Saturday, August 19, 2017

Two Late Cretaceous species of the bivalve Pterotrigonia

In some cases, recognition of two species of the same genus can be problematic. In the examples shown here, however, the recognition  is straightforward. The species are of a shallow-marine bivalve (clam) of Late Cretaceous age from the west coast of North America. These species lived as burrowers in subtidal shelfal depths.

Pterotrigonia klamathonia, 4.5 cm length, Santa Ana Mountains,
Turonian age, Orange County, southern California.

Pterotrigonia klamathonia (Anderson, 1958), which is of Turonian age, is characterized by its closely spaced radial ribs, 20 to 25 in number.

Pterotrigonia evansana, 4.5 cm length, Campanian age,
Simi Hills, Ventura County, southern California.
Pterotrigonia evansana (Meek, 1858) is geologically younger and is of Coniacian through Campanian age (see time table below). This species is characterized by its widely spaced radial ribs, commonly 10 or so in number.

Genus Pterotrigonia, which is the state fossil of Tennessee, is extinct. It belongs to the family Megatrigoniidae, whose geologic time range is latest Jurassic through the end of the Cretaceous. The family was very widespread in the world during the Cretaceous.

Saturday, August 5, 2017

"Desert Roses"

“Desert roses” are clusters of crystals of baryte or gypsum containing inclusions of sand. “Baryte” is the new official spelling of the mineral barite. “Desert roses” are also called “sand roses,” “rose rock,” “gypsum rose,” and “gypsum rosettes.” The clusters can be spherical shaped, irregular, or columnar shaped. They are commonly red or reddish brown.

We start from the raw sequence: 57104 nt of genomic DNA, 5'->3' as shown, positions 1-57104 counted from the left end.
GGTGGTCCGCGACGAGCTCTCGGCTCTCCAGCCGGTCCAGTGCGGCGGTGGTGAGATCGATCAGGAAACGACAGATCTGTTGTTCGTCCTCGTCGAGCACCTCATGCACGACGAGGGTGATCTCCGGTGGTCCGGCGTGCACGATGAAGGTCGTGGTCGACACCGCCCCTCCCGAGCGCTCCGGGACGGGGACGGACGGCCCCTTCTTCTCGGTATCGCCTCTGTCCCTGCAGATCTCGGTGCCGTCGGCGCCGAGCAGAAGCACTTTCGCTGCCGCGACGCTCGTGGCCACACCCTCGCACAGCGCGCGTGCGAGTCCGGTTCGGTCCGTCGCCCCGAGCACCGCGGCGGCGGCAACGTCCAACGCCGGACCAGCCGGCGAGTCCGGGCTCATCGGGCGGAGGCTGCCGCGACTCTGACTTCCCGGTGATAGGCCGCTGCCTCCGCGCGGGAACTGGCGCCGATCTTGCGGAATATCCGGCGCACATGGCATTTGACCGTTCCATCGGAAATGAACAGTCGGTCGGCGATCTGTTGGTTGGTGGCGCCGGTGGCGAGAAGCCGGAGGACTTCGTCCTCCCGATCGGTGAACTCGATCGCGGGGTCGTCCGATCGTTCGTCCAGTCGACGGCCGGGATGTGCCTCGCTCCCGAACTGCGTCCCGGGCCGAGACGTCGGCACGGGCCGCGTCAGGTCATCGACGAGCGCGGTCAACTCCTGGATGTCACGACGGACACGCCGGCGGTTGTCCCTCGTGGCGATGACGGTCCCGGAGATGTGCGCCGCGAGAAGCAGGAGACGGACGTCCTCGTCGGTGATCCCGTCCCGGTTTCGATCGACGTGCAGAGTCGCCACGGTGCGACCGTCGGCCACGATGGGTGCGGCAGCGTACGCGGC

These three pictures shown baryte "desert roses," and the largest one shown above is 2 inches in diameter. They feel heavy to the touch because of the element barium.

"Desert roses" form as evaporites when shallow waters (marine lagoons or lakes) rich in sulfates containing the elements barium or calcite precipitate out of solution. 

“Desert roses” are not that common although it seems that every collector I know has one or two. They are found in Kansas, Oklahoma, Arizona, California, Egypt, and a few other places in the world where lake beds have dried up and become evaporites. They can be of any geologic age (e.g., Permian [250 million years old] or Plio-Pleistocene [less than about 3 million years old]).

Some of the most famous and largest (up to 39 inches tall and weighing as much as 1,000 pounds) specimens of “desert roses” are from the Permian-age (about 275 million years old) Garber Sandstone in Oklahoma. In fact, in 1968, “desert roses” became known as the official state rock of Oklahoma.

Like the one shown above (1.5 inches long), not all clusters of baryte contain inclusions of sand nor do they necessarily have to form as evaporites.